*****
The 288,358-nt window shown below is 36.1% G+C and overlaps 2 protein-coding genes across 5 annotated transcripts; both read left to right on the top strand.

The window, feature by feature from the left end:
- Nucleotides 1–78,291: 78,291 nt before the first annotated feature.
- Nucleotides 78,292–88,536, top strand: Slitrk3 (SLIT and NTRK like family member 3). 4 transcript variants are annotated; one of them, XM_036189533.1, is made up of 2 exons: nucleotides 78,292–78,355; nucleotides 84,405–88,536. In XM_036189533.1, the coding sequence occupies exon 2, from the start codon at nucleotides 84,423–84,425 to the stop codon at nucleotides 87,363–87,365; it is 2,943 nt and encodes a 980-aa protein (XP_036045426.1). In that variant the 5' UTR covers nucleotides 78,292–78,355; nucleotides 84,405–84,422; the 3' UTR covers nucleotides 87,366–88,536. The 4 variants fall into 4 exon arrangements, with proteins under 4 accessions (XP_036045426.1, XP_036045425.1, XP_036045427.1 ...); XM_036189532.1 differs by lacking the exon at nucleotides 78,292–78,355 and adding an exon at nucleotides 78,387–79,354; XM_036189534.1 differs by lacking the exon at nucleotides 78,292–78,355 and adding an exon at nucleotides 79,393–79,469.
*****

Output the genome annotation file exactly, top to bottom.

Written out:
The 288,358-nt window shown below is 36.1% G+C and overlaps 2 protein-coding genes across 5 annotated transcripts; both read left to right on the top strand.

The window, feature by feature from the left end:
- Nucleotides 1–78,291: 78,291 nt before the first annotated feature.
- Nucleotides 78,292–88,536, top strand: Slitrk3 (SLIT and NTRK like family member 3). 4 transcript variants are annotated; one of them, XM_036189533.1, is made up of 2 exons: nucleotides 78,292–78,355; nucleotides 84,405–88,536. In XM_036189533.1, the coding sequence occupies exon 2, from the start codon at nucleotides 84,423–84,425 to the stop codon at nucleotides 87,363–87,365; it is 2,943 nt and encodes a 980-aa protein (XP_036045426.1). In that variant the 5' UTR covers nucleotides 78,292–78,355; nucleotides 84,405–84,422; the 3' UTR covers nucleotides 87,366–88,536. The 4 variants fall into 4 exon arrangements, with proteins under 4 accessions (XP_036045426.1, XP_036045425.1, XP_036045427.1 ...); XM_036189532.1 differs by lacking the exon at nucleotides 78,292–78,355 and adding an exon at nucleotides 78,387–79,354; XM_036189534.1 differs by lacking the exon at nucleotides 78,292–78,355 and adding an exon at nucleotides 79,393–79,469.